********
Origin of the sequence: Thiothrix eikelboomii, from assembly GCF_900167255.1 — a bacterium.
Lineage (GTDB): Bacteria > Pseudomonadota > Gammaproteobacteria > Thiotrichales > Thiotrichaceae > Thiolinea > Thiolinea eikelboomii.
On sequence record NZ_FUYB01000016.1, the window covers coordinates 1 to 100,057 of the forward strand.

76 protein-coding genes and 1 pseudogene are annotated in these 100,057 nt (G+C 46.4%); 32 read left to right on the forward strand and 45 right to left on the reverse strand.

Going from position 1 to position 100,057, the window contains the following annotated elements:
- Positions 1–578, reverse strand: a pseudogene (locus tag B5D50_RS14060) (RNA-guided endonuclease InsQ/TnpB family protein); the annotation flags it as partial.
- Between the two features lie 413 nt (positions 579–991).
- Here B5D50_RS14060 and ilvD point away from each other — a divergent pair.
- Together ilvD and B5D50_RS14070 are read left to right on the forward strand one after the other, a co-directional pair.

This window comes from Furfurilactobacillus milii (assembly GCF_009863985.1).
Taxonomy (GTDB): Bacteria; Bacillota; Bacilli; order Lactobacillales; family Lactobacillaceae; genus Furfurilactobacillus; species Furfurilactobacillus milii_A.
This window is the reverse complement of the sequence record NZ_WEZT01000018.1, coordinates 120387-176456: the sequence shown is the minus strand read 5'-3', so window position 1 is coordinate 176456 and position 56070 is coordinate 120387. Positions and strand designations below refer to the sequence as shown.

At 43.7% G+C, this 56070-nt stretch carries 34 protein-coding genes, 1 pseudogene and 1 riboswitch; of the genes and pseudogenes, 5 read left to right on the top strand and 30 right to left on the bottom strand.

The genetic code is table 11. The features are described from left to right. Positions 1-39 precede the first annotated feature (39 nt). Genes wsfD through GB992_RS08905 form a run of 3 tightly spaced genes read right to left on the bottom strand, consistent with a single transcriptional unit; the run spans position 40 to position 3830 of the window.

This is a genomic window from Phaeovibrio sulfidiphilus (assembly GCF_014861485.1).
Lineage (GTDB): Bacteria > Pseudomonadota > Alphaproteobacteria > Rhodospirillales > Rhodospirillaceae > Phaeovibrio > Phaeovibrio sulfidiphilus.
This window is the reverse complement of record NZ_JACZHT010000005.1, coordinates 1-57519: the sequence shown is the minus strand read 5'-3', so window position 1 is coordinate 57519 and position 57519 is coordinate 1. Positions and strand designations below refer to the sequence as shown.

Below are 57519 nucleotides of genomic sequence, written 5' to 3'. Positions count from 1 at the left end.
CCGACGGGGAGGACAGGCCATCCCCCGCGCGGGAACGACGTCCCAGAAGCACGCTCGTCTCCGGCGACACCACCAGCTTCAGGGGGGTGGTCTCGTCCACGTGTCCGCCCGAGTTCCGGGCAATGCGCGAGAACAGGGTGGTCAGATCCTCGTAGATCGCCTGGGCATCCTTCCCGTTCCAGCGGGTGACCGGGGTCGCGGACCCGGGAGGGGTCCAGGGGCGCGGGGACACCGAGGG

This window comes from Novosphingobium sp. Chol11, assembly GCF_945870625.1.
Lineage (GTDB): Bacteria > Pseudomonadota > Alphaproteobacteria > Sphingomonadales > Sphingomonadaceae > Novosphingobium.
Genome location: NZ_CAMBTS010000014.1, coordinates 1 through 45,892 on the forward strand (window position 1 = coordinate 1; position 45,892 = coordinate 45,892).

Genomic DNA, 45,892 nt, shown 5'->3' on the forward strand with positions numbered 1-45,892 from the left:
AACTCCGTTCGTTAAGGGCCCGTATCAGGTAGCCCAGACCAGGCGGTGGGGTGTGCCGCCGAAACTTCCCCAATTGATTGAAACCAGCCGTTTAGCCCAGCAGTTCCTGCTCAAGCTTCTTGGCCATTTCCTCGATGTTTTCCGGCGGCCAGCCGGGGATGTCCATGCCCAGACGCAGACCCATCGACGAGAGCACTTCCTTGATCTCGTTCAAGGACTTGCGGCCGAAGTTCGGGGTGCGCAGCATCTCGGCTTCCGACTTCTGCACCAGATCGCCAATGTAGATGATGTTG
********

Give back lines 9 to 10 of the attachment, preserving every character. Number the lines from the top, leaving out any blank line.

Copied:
- Together ilvD and B5D50_RS14070 are read left to right on the forward strand one after the other, a co-directional pair.

This window comes from Furfurilactobacillus milii (assembly GCF_009863985.1).